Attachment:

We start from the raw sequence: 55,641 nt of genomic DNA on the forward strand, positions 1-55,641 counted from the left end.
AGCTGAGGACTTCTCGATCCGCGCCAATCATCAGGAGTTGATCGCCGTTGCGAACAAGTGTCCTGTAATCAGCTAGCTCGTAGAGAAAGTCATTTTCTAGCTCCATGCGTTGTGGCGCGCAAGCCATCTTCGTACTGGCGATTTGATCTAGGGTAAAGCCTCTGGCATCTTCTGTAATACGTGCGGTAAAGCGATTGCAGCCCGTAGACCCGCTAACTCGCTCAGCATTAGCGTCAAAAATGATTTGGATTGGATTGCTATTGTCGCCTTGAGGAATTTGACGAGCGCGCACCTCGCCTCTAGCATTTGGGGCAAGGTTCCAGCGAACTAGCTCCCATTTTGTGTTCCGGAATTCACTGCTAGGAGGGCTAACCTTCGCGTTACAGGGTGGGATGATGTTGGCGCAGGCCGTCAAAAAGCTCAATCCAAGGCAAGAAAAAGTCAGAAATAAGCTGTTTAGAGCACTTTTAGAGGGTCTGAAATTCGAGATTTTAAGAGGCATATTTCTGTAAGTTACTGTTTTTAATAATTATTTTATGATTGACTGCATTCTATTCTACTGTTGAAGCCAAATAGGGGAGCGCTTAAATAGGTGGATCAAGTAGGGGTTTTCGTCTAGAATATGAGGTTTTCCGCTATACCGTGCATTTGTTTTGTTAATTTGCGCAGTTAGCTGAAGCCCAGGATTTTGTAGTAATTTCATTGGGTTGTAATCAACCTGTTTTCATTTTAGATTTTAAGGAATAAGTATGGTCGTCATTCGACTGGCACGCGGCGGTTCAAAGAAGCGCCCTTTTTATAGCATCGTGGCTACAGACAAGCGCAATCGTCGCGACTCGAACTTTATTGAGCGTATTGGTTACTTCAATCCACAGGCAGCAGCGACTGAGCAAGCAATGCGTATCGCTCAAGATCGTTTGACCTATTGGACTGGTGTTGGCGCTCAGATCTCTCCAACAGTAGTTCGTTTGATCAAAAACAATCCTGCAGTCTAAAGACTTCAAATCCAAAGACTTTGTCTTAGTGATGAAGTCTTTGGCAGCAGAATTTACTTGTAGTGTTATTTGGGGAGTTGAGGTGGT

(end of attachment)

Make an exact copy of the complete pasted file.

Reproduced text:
We start from the raw sequence: 55,641 nt of genomic DNA on the forward strand, positions 1-55,641 counted from the left end.
AGCTGAGGACTTCTCGATCCGCGCCAATCATCAGGAGTTGATCGCCGTTGCGAACAAGTGTCCTGTAATCAGCTAGCTCGTAGAGAAAGTCATTTTCTAGCTCCATGCGTTGTGGCGCGCAAGCCATCTTCGTACTGGCGATTTGATCTAGGGTAAAGCCTCTGGCATCTTCTGTAATACGTGCGGTAAAGCGATTGCAGCCCGTAGACCCGCTAACTCGCTCAGCATTAGCGTCAAAAATGATTTGGATTGGATTGCTATTGTCGCCTTGAGGAATTTGACGAGCGCGCACCTCGCCTCTAGCATTTGGGGCAAGGTTCCAGCGAACTAGCTCCCATTTTGTGTTCCGGAATTCACTGCTAGGAGGGCTAACCTTCGCGTTACAGGGTGGGATGATGTTGGCGCAGGCCGTCAAAAAGCTCAATCCAAGGCAAGAAAAAGTCAGAAATAAGCTGTTTAGAGCACTTTTAGAGGGTCTGAAATTCGAGATTTTAAGAGGCATATTTCTGTAAGTTACTGTTTTTAATAATTATTTTATGATTGACTGCATTCTATTCTACTGTTGAAGCCAAATAGGGGAGCGCTTAAATAGGTGGATCAAGTAGGGGTTTTCGTCTAGAATATGAGGTTTTCCGCTATACCGTGCATTTGTTTTGTTAATTTGCGCAGTTAGCTGAAGCCCAGGATTTTGTAGTAATTTCATTGGGTTGTAATCAACCTGTTTTCATTTTAGATTTTAAGGAATAAGTATGGTCGTCATTCGACTGGCACGCGGCGGTTCAAAGAAGCGCCCTTTTTATAGCATCGTGGCTACAGACAAGCGCAATCGTCGCGACTCGAACTTTATTGAGCGTATTGGTTACTTCAATCCACAGGCAGCAGCGACTGAGCAAGCAATGCGTATCGCTCAAGATCGTTTGACCTATTGGACTGGTGTTGGCGCTCAGATCTCTCCAACAGTAGTTCGTTTGATCAAAAACAATCCTGCAGTCTAAAGACTTCAAATCCAAAGACTTTGTCTTAGTGATGAAGTCTTTGGCAGCAGAATTTACTTGTAGTGTTATTTGGGGAGTTGAGGTGGT